The Health and Safety Laboratory (HSL) is one of the world's leading providers of health and safety solutions to industry, government and professional bodies.
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School Chemistry Laboratory Safety Guide - Centers for ...

School Chemistry Laboratory Safety Guide. October 2006. U.S. Consumer Safety Product Commission DEPARTMENT OF HEALTH AND HUMAN SERVICES. Centers for ...
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Laboratory safety: resources for clinical, academic and ...

Laboratory safety - resources for ... Safe Lab: School Chemistry Laboratory Safety Guide ... Northwestern University Office of Research Safety Training ...
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Training - Environmental Health and Safety - Stony Brook ...

Initial Radiation Lab Safety Training; Annual Radiation Safety Refresher; Laser Safety Training; X-ray Diffraction Safety; General Radiation Awareness;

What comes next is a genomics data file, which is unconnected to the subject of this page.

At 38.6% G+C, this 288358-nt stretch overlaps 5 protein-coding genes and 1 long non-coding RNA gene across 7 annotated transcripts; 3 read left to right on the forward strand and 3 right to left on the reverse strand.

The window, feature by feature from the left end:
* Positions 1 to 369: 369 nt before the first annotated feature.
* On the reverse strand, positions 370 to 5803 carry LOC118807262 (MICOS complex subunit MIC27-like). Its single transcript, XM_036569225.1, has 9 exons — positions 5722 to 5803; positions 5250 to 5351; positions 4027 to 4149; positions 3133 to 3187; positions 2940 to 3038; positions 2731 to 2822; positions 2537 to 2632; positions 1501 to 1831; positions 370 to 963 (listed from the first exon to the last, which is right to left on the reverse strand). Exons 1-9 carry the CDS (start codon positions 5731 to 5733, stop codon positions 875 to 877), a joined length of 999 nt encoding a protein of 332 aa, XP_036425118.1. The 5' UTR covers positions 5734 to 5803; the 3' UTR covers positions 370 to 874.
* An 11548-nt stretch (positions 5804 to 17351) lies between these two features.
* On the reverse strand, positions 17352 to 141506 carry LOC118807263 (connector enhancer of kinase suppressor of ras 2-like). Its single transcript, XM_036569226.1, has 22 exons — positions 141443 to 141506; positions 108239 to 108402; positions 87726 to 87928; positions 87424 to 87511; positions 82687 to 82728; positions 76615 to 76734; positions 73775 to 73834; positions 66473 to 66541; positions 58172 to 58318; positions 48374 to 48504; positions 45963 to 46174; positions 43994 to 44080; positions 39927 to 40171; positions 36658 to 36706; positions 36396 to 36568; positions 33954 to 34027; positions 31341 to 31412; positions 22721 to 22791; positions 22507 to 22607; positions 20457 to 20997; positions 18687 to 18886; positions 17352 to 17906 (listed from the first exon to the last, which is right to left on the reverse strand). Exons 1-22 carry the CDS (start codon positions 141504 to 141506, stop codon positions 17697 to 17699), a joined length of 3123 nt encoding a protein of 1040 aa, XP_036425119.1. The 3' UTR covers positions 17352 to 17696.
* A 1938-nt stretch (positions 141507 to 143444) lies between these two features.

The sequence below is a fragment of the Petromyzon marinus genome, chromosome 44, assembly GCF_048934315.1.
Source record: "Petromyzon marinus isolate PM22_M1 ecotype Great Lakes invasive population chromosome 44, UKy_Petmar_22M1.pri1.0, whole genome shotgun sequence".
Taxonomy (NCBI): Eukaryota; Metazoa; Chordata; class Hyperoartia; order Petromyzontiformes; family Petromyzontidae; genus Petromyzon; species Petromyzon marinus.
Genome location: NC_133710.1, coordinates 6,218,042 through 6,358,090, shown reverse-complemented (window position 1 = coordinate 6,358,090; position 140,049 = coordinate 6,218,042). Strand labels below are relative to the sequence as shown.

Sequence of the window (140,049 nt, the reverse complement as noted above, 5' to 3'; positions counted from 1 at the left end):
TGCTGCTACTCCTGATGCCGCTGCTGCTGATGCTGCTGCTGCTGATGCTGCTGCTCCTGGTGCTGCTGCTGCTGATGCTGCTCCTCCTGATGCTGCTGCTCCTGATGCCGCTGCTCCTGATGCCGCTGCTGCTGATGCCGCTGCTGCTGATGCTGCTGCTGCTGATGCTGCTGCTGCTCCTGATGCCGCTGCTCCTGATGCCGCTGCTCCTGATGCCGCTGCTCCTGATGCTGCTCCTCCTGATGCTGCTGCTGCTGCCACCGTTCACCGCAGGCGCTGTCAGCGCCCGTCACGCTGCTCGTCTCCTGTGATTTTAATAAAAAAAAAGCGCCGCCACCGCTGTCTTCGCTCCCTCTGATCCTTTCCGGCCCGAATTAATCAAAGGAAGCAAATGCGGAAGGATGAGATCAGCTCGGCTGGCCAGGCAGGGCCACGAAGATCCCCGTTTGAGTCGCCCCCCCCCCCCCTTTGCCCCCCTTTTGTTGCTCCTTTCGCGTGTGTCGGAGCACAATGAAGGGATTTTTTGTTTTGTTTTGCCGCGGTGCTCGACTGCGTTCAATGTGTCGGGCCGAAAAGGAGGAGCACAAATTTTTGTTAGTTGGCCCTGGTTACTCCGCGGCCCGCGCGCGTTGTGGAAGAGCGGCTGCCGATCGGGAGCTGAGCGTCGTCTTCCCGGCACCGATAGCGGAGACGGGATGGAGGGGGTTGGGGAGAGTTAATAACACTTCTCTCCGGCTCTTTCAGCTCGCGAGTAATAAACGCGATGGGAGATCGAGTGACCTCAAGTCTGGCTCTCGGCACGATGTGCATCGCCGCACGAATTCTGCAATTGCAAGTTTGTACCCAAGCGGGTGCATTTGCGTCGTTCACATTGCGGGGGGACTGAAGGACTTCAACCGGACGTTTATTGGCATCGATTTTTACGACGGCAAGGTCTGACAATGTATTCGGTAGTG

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Road Safety Act 2006

Road Safety Act 2006. You are here: 2006 c. 49; ... Payments for road safety. 1. ... Driver training. 42. Driving instruction. 43.
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NSTA Position Statement: The Integral Role of Laboratory ...

Periodic training in lab logistics, including setup, safety, ... Roy, K. 2006. (Lack of) Safety in Numbers? Science Scope 30(2):62–64. West, S.S., ...
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NSTA Position Statement: Liability of Science Educators ...

Liability of Science Educators for Laboratory Safety List of position statements Introduction. Laboratory investigations are essential for the effective ...